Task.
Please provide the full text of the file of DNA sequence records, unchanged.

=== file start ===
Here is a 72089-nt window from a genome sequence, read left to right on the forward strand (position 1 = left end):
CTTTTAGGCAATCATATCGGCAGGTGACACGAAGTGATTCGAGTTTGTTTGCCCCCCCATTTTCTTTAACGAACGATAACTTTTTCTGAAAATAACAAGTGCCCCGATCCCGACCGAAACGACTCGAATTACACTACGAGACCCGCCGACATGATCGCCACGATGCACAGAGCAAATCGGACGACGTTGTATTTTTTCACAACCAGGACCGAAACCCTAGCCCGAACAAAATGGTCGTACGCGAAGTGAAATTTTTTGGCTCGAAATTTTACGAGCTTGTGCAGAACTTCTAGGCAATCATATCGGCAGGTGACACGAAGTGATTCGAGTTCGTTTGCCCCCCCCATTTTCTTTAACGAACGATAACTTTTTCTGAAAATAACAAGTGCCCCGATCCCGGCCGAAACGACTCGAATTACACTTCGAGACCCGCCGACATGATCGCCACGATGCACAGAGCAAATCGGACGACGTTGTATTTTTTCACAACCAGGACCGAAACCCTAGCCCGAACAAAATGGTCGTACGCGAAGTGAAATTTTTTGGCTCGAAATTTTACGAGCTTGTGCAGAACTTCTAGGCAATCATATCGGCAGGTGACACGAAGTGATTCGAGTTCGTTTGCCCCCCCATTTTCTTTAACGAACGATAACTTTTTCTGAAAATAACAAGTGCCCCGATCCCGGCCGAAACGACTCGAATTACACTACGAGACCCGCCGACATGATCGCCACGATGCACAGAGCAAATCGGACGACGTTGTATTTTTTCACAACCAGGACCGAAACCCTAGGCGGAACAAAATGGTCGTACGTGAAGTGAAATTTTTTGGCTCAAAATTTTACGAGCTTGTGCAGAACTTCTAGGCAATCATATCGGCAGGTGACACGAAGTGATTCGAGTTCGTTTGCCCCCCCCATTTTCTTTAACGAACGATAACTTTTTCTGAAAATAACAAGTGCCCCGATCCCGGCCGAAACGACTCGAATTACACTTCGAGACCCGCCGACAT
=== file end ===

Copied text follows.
Here is a 72089-nt window from a genome sequence, read left to right on the forward strand (position 1 = left end):
CTTTTAGGCAATCATATCGGCAGGTGACACGAAGTGATTCGAGTTTGTTTGCCCCCCCATTTTCTTTAACGAACGATAACTTTTTCTGAAAATAACAAGTGCCCCGATCCCGACCGAAACGACTCGAATTACACTACGAGACCCGCCGACATGATCGCCACGATGCACAGAGCAAATCGGACGACGTTGTATTTTTTCACAACCAGGACCGAAACCCTAGCCCGAACAAAATGGTCGTACGCGAAGTGAAATTTTTTGGCTCGAAATTTTACGAGCTTGTGCAGAACTTCTAGGCAATCATATCGGCAGGTGACACGAAGTGATTCGAGTTCGTTTGCCCCCCCCATTTTCTTTAACGAACGATAACTTTTTCTGAAAATAACAAGTGCCCCGATCCCGGCCGAAACGACTCGAATTACACTTCGAGACCCGCCGACATGATCGCCACGATGCACAGAGCAAATCGGACGACGTTGTATTTTTTCACAACCAGGACCGAAACCCTAGCCCGAACAAAATGGTCGTACGCGAAGTGAAATTTTTTGGCTCGAAATTTTACGAGCTTGTGCAGAACTTCTAGGCAATCATATCGGCAGGTGACACGAAGTGATTCGAGTTCGTTTGCCCCCCCATTTTCTTTAACGAACGATAACTTTTTCTGAAAATAACAAGTGCCCCGATCCCGGCCGAAACGACTCGAATTACACTACGAGACCCGCCGACATGATCGCCACGATGCACAGAGCAAATCGGACGACGTTGTATTTTTTCACAACCAGGACCGAAACCCTAGGCGGAACAAAATGGTCGTACGTGAAGTGAAATTTTTTGGCTCAAAATTTTACGAGCTTGTGCAGAACTTCTAGGCAATCATATCGGCAGGTGACACGAAGTGATTCGAGTTCGTTTGCCCCCCCCATTTTCTTTAACGAACGATAACTTTTTCTGAAAATAACAAGTGCCCCGATCCCGGCCGAAACGACTCGAATTACACTTCGAGACCCGCCGACAT